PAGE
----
Estate of Leavitt v. Comm
As shareholders of VAFLA Corporation, an S corporation, the appellants claimed deductions to reflect the corporation’s operating losses. The commissioner disallowed deductions above the $10,000 bases from original investment. The appellants contend that the adjusted basis in their stock should be increased to reflect a $300,000 loan. The loan was obtained by VAFLA from bank and was guaranteed by the shareholder-guarantors. VAFLA made all of the loan payments, principals and interest to the bank and the appellants did not. Neither VAFLA nor the shareholder-guarantors treated the loan as constructive income taxable to the shareholder-guarantors.
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The appellants argue that the loan is a capital contribution (equity). However, they fail to distinguish between the initial question of economic outlay and the secondary issue of debt or equity. Only if the first question had an affirmative answer would the second arise. The tax court correctly determined that the appellant’s guarantees in itself have not constituted contributions of cash or other property which might increase the bases of the appellant’s stock.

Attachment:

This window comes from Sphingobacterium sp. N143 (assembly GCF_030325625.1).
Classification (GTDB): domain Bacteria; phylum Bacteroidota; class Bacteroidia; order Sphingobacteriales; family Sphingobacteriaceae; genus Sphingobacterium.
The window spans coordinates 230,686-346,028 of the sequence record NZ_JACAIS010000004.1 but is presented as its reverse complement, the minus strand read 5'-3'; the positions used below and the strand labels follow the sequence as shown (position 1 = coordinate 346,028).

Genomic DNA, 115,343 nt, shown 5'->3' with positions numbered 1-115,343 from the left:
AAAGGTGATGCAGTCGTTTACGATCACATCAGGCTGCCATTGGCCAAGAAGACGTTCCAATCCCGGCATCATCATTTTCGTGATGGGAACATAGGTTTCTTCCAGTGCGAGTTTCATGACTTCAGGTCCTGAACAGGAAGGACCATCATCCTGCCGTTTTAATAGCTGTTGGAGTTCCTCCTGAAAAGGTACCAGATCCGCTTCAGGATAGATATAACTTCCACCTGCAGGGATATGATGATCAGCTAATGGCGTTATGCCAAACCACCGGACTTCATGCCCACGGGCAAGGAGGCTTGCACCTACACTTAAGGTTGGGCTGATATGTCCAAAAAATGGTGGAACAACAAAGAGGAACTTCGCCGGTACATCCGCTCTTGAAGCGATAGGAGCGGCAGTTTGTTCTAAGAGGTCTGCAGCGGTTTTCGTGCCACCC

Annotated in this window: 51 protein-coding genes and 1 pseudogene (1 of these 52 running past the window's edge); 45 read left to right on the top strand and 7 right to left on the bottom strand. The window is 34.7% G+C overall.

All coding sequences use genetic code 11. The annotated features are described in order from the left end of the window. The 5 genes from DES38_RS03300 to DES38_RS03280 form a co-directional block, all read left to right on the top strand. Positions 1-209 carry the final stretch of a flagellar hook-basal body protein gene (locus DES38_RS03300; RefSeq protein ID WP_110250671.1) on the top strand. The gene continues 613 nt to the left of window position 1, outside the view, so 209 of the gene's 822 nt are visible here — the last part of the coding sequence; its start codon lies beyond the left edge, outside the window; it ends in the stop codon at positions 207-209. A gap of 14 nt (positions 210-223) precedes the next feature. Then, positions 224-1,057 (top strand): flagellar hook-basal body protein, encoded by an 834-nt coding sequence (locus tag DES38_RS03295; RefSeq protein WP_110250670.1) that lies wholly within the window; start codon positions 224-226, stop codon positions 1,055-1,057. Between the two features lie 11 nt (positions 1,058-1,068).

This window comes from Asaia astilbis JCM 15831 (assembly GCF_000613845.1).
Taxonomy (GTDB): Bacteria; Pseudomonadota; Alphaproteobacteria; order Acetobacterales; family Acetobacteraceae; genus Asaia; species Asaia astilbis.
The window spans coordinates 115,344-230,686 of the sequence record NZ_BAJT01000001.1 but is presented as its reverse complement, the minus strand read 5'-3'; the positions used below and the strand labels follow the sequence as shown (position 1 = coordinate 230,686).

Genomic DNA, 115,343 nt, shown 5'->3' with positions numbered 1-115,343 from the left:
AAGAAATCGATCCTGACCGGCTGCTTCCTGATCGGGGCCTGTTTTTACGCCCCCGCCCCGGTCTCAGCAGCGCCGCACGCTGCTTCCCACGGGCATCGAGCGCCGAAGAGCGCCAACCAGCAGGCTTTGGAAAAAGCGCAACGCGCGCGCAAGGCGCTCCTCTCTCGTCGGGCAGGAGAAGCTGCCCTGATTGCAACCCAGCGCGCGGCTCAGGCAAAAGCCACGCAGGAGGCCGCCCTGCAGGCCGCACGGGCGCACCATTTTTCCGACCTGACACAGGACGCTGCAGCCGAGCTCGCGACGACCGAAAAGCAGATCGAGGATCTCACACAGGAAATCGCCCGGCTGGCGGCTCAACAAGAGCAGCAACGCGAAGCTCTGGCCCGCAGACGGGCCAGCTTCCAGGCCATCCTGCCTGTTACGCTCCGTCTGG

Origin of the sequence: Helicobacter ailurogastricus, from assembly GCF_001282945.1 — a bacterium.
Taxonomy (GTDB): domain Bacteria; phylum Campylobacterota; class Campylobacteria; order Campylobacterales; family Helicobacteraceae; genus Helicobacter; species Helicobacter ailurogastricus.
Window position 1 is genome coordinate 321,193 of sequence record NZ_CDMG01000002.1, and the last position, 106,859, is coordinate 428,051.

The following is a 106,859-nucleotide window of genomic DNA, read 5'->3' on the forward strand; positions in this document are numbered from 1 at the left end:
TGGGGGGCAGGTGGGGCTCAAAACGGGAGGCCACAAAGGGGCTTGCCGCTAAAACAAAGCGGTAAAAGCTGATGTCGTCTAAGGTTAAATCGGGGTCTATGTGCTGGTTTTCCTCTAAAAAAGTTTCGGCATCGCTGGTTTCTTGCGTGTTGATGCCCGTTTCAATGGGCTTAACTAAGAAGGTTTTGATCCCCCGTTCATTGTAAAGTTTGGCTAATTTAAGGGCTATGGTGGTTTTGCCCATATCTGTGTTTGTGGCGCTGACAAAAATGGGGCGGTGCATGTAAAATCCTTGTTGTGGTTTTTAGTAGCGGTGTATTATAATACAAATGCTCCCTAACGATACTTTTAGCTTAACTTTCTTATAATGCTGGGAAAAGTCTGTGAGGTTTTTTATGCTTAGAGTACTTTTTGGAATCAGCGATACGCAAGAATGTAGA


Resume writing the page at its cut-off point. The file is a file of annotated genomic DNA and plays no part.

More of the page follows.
The appellants view the “substance” of the transaction is over the “form”. Generally, taxpayers are bound by the form of their transaction and may not argue the substance triggers different tax consequences. The Tax Court found the form and substance of the transaction was a loan from the bank to VAFLA and not to the appellants. The proceeds were to be used in the operation of the business and petitioners were not free to dispose the loan. Nor were the payments reported as constructive dividends.
If VAFLA had been profitable, the petitioners would argue that the loan was from the bank to the corporation. The loan repayments would not be on the appellants’ behalf and would not be taxed as constructive income to them. The appellants would jump an effort to play both ends against the middle until it should be determined whether VAFLA was profitable or money-losing.
The appellants complain that the tax court...